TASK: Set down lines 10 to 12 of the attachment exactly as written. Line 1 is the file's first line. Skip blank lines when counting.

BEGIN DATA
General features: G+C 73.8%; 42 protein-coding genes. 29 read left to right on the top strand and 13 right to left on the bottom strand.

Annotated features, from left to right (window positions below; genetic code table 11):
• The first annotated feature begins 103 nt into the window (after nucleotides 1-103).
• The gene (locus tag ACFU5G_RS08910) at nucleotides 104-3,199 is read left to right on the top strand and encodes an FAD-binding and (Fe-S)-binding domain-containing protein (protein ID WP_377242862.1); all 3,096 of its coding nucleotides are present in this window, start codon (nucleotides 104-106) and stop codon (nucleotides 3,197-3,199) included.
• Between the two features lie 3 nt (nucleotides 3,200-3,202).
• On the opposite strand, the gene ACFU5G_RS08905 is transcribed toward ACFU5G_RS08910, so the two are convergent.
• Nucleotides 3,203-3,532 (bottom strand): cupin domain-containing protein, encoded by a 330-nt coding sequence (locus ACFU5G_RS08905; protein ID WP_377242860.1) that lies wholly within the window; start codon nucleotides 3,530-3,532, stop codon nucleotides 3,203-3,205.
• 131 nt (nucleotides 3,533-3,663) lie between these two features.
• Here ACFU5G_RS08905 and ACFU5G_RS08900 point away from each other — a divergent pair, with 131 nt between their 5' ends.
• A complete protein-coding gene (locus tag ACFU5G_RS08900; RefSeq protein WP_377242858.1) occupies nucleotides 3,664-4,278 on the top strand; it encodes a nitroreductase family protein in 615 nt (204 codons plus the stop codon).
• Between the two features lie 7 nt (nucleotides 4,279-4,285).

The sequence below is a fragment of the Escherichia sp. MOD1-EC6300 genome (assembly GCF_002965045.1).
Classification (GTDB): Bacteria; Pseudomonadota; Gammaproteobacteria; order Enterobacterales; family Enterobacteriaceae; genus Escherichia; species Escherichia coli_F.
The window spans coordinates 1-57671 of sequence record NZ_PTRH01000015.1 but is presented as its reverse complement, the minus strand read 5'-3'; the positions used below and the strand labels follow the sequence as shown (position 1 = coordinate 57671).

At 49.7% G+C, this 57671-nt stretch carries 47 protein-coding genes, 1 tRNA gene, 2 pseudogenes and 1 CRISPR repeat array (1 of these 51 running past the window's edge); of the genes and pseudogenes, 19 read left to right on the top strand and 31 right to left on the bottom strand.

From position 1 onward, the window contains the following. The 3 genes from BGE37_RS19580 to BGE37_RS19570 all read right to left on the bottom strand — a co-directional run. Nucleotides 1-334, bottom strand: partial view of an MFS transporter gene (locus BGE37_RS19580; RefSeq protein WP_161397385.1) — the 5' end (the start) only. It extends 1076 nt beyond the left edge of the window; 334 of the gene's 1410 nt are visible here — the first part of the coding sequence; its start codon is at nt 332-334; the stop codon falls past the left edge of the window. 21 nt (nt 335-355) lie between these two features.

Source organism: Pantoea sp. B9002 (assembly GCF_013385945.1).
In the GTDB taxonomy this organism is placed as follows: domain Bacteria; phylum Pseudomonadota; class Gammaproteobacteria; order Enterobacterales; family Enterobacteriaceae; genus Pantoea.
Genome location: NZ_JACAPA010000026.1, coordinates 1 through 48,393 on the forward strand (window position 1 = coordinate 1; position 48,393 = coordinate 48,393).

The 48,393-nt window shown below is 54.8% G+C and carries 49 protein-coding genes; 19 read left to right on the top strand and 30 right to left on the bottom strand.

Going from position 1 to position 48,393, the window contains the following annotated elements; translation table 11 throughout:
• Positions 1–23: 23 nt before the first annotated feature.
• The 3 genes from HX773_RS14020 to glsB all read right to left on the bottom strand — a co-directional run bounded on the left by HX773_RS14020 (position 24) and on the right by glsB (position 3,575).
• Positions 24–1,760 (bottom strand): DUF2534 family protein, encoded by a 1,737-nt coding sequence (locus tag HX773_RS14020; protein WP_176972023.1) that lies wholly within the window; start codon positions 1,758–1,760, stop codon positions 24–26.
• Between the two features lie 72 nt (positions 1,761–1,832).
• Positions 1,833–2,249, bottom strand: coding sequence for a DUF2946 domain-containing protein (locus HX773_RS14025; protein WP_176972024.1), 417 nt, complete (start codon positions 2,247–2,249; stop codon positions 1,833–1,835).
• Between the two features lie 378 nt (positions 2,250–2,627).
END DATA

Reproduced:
• A complete protein-coding gene (locus tag ACFU5G_RS08900; RefSeq protein WP_377242858.1) occupies nucleotides 3,664-4,278 on the top strand; it encodes a nitroreductase family protein in 615 nt (204 codons plus the stop codon).
• Between the two features lie 7 nt (nucleotides 4,279-4,285).

The sequence below is a fragment of the Escherichia sp. MOD1-EC6300 genome (assembly GCF_002965045.1).